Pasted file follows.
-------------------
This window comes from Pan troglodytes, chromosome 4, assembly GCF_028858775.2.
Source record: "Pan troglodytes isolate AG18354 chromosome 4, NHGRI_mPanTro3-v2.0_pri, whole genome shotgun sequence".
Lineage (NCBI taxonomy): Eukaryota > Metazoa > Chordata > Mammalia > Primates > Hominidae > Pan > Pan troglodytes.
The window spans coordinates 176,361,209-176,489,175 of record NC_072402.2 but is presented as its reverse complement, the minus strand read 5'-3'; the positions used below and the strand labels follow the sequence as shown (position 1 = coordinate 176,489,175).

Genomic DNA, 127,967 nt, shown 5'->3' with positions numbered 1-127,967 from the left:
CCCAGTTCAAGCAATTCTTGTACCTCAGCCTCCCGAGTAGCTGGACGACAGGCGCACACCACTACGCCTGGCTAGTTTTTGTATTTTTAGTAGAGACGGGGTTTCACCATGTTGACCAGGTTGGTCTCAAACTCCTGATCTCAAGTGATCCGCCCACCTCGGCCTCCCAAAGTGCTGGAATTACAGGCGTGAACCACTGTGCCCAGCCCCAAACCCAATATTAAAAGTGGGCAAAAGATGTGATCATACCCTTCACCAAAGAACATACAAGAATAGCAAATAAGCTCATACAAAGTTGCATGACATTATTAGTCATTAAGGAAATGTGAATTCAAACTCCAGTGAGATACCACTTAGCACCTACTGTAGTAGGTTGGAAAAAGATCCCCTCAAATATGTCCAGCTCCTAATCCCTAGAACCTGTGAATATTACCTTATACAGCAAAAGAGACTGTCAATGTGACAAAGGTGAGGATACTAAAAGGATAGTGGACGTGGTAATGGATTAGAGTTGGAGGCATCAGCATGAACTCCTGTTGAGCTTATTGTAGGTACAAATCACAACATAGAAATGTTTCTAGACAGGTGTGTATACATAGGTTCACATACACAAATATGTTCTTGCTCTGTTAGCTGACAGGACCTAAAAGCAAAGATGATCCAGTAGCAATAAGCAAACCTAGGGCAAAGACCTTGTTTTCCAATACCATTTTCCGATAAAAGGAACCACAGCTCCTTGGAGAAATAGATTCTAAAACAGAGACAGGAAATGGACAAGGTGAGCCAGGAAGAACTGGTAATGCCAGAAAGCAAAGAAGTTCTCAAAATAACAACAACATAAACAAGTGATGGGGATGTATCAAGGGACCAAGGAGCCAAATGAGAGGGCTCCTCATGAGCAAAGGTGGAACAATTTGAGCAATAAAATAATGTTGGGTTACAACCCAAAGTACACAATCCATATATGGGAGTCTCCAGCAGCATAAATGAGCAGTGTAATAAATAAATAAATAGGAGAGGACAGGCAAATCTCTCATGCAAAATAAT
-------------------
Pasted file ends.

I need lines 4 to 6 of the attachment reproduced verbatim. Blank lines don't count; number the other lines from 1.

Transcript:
The window spans coordinates 176,361,209-176,489,175 of record NC_072402.2 but is presented as its reverse complement, the minus strand read 5'-3'; the positions used below and the strand labels follow the sequence as shown (position 1 = coordinate 176,489,175).

Genomic DNA, 127,967 nt, shown 5'->3' with positions numbered 1-127,967 from the left:
CCCAGTTCAAGCAATTCTTGTACCTCAGCCTCCCGAGTAGCTGGACGACAGGCGCACACCACTACGCCTGGCTAGTTTTTGTATTTTTAGTAGAGACGGGGTTTCACCATGTTGACCAGGTTGGTCTCAAACTCCTGATCTCAAGTGATCCGCCCACCTCGGCCTCCCAAAGTGCTGGAATTACAGGCGTGAACCACTGTGCCCAGCCCCAAACCCAATATTAAAAGTGGGCAAAAGATGTGATCATACCCTTCACCAAAGAACATACAAGAATAGCAAATAAGCTCATACAAAGTTGCATGACATTATTAGTCATTAAGGAAATGTGAATTCAAACTCCAGTGAGATACCACTTAGCACCTACTGTAGTAGGTTGGAAAAAGATCCCCTCAAATATGTCCAGCTCCTAATCCCTAGAACCTGTGAATATTACCTTATACAGCAAAAGAGACTGTCAATGTGACAAAGGTGAGGATACTAAAAGGATAGTGGACGTGGTAATGGATTAGAGTTGGAGGCATCAGCATGAACTCCTGTTGAGCTTATTGTAGGTACAAATCACAACATAGAAATGTTTCTAGACAGGTGTGTATACATAGGTTCACATACACAAATATGTTCTTGCTCTGTTAGCTGACAGGACCTAAAAGCAAAGATGATCCAGTAGCAATAAGCAAACCTAGGGCAAAGACCTTGTTTTCCAATACCATTTTCCGATAAAAGGAACCACAGCTCCTTGGAGAAATAGATTCTAAAACAGAGACAGGAAATGGACAAGGTGAGCCAGGAAGAACTGGTAATGCCAGAAAGCAAAGAAGTTCTCAAAATAACAACAACATAAACAAGTGATGGGGATGTATCAAGGGACCAAGGAGCCAAATGAGAGGGCTCCTCATGAGCAAAGGTGGAACAATTTGAGCAATAAAATAATGTTGGGTTACAACCCAAAGTACACAATCCATATATGGGAGTCTCCAGCAGCATAAATGAGCAGTGTAATAAATAAATAAATAGGAGAGGACAGGCAAATCTCTCATGCAAAATAAT